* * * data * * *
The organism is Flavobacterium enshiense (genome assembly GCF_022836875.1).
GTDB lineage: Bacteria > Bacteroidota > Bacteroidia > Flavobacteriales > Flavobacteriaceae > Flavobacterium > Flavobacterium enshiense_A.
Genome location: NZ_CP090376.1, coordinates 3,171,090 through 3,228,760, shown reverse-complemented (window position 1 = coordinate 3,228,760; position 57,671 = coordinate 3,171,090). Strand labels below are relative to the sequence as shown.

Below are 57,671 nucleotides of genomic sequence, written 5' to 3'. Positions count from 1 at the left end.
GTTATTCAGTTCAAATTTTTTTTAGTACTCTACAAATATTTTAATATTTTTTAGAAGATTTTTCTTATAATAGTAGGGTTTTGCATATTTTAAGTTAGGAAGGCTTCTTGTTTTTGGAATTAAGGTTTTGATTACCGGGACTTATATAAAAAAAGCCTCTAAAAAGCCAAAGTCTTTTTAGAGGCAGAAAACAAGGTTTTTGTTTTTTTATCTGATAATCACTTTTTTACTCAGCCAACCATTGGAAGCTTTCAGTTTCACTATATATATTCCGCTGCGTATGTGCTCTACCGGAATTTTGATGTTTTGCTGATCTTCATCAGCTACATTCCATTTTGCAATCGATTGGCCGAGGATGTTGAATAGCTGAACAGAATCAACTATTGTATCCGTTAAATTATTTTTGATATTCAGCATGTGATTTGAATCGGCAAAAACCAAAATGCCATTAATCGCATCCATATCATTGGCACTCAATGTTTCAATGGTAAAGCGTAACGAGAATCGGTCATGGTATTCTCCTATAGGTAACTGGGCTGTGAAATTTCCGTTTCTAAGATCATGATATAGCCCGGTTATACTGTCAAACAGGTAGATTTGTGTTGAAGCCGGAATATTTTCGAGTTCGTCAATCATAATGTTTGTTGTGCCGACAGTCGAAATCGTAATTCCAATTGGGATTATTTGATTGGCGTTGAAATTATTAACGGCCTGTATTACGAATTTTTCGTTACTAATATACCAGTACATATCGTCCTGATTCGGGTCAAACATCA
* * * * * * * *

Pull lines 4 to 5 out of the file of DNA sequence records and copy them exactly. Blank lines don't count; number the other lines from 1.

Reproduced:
Below are 57,671 nucleotides of genomic sequence, written 5' to 3'. Positions count from 1 at the left end.
GTTATTCAGTTCAAATTTTTTTTAGTACTCTACAAATATTTTAATATTTTTTAGAAGATTTTTCTTATAATAGTAGGGTTTTGCATATTTTAAGTTAGGAAGGCTTCTTGTTTTTGGAATTAAGGTTTTGATTACCGGGACTTATATAAAAAAAGCCTCTAAAAAGCCAAAGTCTTTTTAGAGGCAGAAAACAAGGTTTTTGTTTTTTTATCTGATAATCACTTTTTTACTCAGCCAACCATTGGAAGCTTTCAGTTTCACTATATATATTCCGCTGCGTATGTGCTCTACCGGAATTTTGATGTTTTGCTGATCTTCATCAGCTACATTCCATTTTGCAATCGATTGGCCGAGGATGTTGAATAGCTGAACAGAATCAACTATTGTATCCGTTAAATTATTTTTGATATTCAGCATGTGATTTGAATCGGCAAAAACCAAAATGCCATTAATCGCATCCATATCATTGGCACTCAATGTTTCAATGGTAAAGCGTAACGAGAATCGGTCATGGTATTCTCCTATAGGTAACTGGGCTGTGAAATTTCCGTTTCTAAGATCATGATATAGCCCGGTTATACTGTCAAACAGGTAGATTTGTGTTGAAGCCGGAATATTTTCGAGTTCGTCAATCATAATGTTTGTTGTGCCGACAGTCGAAATCGTAATTCCAATTGGGATTATTTGATTGGCGTTGAAATTATTAACGGCCTGTATTACGAATTTTTCGTTACTAATATACCAGTACATATCGTCCTGATTCGGGTCAAACATCA